Here we are. 12 km. Habous quickly lifts the spirits. Built by the French in the 1930s. It has a beautiful mix of European and Moroccan-inspired architecture.
Most of the area is a huge souk. Alleyways, courtyards and cubby holes abound. Later these traditional streets will come alive with local traders selling everything; from traditional clothing, like abayas, djellabas, and kaftans. To the renowned babouche slippers (I bought a yellow pair, I'm not sure now!), fez's, olives, herbs, spices, oils, handicrafts, ceramics, and Persian rugs. You’ll haggle; I was here yesterday.
I like leafy Habous, the cafe culture, the people watching. Talking of coffee; two choices, strong coffee (think espresso plus) with water on the side, or local mint tea.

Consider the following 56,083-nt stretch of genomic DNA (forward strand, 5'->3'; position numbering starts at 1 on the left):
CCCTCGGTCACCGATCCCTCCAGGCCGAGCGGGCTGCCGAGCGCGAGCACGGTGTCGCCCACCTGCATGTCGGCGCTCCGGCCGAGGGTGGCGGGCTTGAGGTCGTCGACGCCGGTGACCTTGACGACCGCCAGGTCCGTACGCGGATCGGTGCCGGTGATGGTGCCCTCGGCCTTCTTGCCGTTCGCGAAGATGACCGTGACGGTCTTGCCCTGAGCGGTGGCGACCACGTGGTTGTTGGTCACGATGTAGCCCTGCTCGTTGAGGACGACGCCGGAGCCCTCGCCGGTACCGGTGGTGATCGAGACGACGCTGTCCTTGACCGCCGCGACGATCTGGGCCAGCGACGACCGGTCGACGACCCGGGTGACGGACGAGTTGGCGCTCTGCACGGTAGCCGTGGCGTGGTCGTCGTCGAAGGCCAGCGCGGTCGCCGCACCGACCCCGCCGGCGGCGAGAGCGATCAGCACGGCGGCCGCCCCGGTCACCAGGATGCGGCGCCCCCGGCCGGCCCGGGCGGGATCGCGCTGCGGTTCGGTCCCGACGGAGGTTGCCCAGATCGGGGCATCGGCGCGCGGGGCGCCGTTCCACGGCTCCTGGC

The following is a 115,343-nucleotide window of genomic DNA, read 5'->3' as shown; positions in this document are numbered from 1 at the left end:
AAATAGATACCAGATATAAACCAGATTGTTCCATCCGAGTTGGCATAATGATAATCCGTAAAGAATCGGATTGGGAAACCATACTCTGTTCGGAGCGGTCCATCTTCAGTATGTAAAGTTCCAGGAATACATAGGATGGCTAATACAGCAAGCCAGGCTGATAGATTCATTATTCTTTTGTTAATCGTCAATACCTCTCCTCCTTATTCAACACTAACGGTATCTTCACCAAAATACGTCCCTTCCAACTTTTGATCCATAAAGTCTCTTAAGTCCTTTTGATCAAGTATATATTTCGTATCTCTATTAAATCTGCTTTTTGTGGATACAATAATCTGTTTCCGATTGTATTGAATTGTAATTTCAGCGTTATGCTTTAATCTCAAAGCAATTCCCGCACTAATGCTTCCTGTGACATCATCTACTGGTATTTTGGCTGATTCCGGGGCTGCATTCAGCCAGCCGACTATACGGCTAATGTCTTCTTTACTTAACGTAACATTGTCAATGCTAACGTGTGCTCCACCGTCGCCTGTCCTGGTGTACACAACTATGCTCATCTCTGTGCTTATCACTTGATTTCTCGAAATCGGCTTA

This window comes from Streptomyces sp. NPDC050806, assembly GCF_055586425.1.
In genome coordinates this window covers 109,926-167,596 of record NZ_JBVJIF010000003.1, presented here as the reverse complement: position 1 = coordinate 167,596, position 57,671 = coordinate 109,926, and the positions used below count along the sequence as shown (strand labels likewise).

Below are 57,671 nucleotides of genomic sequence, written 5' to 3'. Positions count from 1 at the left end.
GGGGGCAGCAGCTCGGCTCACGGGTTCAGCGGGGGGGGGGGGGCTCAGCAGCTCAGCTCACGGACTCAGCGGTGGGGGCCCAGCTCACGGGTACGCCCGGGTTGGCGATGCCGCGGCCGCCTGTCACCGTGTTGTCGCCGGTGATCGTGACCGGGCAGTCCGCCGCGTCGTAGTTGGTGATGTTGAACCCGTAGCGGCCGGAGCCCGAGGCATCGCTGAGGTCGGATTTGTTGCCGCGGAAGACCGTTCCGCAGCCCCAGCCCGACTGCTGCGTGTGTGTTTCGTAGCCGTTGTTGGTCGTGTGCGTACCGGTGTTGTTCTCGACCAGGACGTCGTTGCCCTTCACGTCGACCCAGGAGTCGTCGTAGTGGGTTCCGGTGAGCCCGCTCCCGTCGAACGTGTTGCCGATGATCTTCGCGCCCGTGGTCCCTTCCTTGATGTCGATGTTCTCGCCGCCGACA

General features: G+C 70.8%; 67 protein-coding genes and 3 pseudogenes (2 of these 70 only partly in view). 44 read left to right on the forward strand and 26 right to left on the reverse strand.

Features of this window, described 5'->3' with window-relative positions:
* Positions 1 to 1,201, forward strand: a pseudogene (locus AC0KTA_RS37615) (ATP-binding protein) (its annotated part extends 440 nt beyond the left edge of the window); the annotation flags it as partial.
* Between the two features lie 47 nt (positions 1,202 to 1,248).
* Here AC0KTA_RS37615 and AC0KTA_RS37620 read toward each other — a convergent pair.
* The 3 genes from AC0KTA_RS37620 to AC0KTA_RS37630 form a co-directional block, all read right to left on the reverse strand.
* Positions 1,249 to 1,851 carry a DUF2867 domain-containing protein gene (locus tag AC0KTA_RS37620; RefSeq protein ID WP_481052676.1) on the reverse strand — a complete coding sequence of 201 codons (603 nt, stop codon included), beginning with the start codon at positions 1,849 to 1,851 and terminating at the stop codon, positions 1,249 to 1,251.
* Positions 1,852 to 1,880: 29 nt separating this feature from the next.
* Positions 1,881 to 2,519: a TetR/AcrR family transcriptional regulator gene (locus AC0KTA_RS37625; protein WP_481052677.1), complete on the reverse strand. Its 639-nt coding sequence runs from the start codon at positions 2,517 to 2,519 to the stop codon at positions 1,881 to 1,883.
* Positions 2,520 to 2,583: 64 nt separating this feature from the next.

Casablanca is crammed full of Instagrammable backgrounds, especially in this area.
Oh, forgot to mention, I had planned for a guest runner this morning. A local Moroccan clairvoyant, a charming fellow called Mustafa. Unfortunately, he cried off last minute due to unforeseen circumstances. Taxi...
The next 'Early Morning Run' comes from Gambia. It’s already in the can, as they say. My guest runner is a top A-list celebrity in Banjul. No more clues. Codename ‘Cameo’. A few of you might even recognise these short fat hairy legs? Can they move? All to be revealed, soon.
Also, do you remember Olly, the young guest runner from South Sudan last year? Well, he’s written a guest post from Mogadishu. Banjul published first, then Mogadishu.